Similarly if it can be automated and all the health checks can be trusted to be done that way – daily checks are then to ensure that the automation itself is working and the notifications to be dealt with etc are as reliable and minimal as possible.

    The DBA is not necessarily an individual.

  8. randyvol says:

    Randyvol here again (in the process of creating DDLtriggers for my databases!)

    Referring to the post about missing tables, (I think I’ve posted this elsewhere, but I will do so here again), what about a way to list the last time a table had a SELECT, INSERT, UPDATE or DELETE operation against it?

    Why would I want to know that? I have a legacy SQL Server 2000 system with literally hundreds, maybe thousands of tables across a dozen or so databases that I suspect are in the ‘dustbunny’ category. But we still have so many jobs running against this system that it would take more time than I have to parse through all the scripts, sprocs, triggers and what have you to collect a list of ‘keepers’.

    If I could just figure a way to know the above and run a query to find tables that say, have had no activity in the last qtr, 6 months, or year; I’d say it is a candidate to get blown away and give me back some disk!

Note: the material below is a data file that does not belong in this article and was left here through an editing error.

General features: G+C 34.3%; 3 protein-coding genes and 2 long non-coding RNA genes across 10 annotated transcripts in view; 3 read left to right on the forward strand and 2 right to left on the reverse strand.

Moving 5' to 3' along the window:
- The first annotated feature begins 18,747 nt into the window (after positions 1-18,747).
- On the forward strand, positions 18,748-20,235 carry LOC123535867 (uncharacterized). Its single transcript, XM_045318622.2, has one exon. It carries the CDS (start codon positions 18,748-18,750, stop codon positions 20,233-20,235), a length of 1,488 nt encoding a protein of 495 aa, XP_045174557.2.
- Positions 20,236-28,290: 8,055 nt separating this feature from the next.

Regards.

  9. imassi says:

    Checking to make sure there is a pot of coffee brewing actually has proven an effective check. There’ve been a couple of times this week that someone asked me to look into something, but have it turn out that they weren’t paying attention and didn’t click the right thing. They apologized and said that they hadn’t had their coffee yet. If only I could write a script to automate this process…

  10. Ron Dameron says:

    We use log shipping extensively.

    So, checking that all the different log shipping plans are synchronized is on my top ten list.